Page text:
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Bill Huber: Advancing accessibility innovations at IBM


Overview

Cathy LawsTalking with Bill Huber, an IBM software test engineer, could be the highlight of your day. He's bright, funny, articulate, and positive. His current job is 72 percent technical and 28 percent people-oriented. And, when you talk with Bill through a sign-language interpreter, you get the impression that he'd be just as happy to have those percentages reversed.

Bill attended Rochester Institute of Technology and graduated with a degree in Management Information Systems (MIS) in 2000. This, he says, was the people part of his education.

"I chose MIS because I really like to interact with people and I wanted to better understand accounting, how to work effectively in teams, how to negotiate, how businesses are run and the goals of driving profit and revenue – more of interpersonal skills working with people."

Even though he did not attend the National Technical Institute for the Deaf, a college of RIT, Bill's decision to go to RIT was partly influenced by the support services they offered for deaf students. "RIT was fantastic. There were quite a number of interpreters—about 60 or more. And, they are of different skill levels. Level 4 interpreters are top-notch; they sign similar to a native deaf person and have the cultural and academic exposure to deaf culture. RIT had a lot of resources and the 600-level courses that were taught at night were interpreted by level 4 interpreters, so once you got past your introductory classes, you were in great shape. Not only did they provide top quality interpreters, but also they paid hearing students to jot down notes to be shared with deaf students."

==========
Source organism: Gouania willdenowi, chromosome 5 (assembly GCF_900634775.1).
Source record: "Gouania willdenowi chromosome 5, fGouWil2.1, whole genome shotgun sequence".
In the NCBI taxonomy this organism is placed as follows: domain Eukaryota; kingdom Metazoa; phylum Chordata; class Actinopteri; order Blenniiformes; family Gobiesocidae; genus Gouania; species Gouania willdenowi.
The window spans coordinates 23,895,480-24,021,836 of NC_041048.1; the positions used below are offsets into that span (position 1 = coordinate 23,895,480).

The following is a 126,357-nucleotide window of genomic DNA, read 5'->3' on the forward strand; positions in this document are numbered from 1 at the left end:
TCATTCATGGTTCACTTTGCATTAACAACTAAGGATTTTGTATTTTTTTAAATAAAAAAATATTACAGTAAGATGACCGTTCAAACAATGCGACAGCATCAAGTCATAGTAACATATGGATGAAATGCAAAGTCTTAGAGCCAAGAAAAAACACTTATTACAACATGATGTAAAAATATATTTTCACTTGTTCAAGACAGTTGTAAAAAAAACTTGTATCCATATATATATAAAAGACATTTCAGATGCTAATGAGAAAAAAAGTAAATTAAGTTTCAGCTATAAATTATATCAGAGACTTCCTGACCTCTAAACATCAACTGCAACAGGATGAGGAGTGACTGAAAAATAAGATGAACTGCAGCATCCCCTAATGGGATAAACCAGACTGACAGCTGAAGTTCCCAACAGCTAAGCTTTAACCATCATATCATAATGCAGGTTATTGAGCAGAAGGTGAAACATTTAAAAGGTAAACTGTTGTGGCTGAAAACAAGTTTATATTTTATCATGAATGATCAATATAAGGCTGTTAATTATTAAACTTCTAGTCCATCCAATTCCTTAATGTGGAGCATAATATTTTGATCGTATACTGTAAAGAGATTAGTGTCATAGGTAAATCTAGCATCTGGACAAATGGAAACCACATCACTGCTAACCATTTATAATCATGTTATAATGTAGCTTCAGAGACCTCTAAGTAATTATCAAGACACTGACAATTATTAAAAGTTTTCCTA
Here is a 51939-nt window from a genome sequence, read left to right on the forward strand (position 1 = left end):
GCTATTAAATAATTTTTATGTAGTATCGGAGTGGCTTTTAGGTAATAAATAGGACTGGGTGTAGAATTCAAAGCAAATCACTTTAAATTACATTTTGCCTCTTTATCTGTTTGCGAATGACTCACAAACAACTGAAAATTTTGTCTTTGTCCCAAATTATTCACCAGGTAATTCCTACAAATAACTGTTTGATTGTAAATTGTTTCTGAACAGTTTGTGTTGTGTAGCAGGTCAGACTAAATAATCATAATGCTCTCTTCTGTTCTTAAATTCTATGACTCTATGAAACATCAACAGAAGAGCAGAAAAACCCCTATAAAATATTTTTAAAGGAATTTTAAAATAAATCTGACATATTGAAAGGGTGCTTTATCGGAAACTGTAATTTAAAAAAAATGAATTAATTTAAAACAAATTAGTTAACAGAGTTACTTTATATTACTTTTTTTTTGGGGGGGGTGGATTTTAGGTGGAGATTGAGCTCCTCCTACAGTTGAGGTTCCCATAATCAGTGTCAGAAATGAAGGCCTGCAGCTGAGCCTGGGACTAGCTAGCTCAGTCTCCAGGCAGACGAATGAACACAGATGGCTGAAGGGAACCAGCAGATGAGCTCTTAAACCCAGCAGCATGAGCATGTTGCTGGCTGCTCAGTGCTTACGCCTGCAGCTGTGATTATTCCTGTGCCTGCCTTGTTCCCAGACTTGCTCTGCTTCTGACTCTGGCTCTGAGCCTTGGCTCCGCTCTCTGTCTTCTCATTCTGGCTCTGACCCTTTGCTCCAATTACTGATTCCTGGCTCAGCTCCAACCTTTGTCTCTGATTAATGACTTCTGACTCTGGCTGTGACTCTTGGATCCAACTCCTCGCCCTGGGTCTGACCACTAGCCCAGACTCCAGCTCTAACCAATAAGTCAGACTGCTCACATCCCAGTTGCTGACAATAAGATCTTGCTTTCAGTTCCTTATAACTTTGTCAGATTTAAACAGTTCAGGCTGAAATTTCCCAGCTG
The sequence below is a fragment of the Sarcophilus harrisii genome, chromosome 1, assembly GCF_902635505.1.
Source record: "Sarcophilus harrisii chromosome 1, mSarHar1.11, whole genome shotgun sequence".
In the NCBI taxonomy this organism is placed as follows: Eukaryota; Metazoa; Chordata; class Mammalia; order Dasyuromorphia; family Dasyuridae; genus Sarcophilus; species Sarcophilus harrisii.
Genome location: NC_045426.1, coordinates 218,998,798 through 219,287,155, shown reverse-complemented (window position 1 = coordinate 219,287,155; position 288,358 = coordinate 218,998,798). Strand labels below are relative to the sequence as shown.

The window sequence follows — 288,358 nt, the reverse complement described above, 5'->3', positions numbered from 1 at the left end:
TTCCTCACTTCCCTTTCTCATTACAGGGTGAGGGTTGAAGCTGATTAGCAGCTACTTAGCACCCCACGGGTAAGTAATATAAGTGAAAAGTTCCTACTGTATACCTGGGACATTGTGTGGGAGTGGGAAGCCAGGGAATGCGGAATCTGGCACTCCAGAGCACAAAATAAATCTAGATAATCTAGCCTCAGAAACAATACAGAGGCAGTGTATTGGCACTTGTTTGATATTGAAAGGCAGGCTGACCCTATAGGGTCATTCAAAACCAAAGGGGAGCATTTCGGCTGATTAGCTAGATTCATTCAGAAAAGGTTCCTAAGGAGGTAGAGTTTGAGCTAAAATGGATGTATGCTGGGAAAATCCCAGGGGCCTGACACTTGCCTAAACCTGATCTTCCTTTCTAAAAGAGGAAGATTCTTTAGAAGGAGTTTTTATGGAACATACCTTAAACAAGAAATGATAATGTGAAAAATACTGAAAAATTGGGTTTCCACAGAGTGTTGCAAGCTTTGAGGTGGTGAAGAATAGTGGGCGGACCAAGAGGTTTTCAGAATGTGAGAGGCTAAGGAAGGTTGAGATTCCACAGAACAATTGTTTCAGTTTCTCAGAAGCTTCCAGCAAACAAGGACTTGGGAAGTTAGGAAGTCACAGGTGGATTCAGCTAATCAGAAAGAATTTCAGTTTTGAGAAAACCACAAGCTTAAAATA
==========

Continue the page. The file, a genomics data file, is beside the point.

Bill worked as an intern at IBM before becoming a full–time employee in 2004. During that time, he earned his master's degree in computer science from Pace University in White Plains. Bill pursued this degree because he saw that companies wanted professionals with more technical skills and he wanted to be competitive in the marketplace. And competitive he is: Bill received a distinguished academic achievement award for being in the top five percent of his graduating class and he has recently had his first patent filed with the U.S. patent office.

His experience at Pace was notably different from his experience at RIT. Bill says, "RIT is state of the art in providing accommodations to students with disabilities, but Pace is 180 degrees opposite." At Pace, he had to work hard to get connected to their resources. For example, it took several months to get interpreter services for the full semester. He found that he had to advocate for himself and though he sometimes had to wait a long time, he did eventually get what he needed.

That may be why he chose to work for IBM. Bill feels that IBM is one of the forerunners in information technology with innovative, cutting-edge technologies that they can offer to people and clients all over the world. "I saw myself being a part of that. I wanted to be on the bandwagon."

Maybe as importantly, Bill saw that IBM was committed to being a model for other businesses. He cites the IBM cost recovery program as an example. "I don't know of other businesses that take the financial responsibility of accommodating people with disabilities from the first line management team. Because IBM absorbs the cost of necessary accommodations at the corporate level, first line managers don't have to spend their budgets and can feel freer to hire people with disabilities with less regard for their disabilities and more attention to their abilities."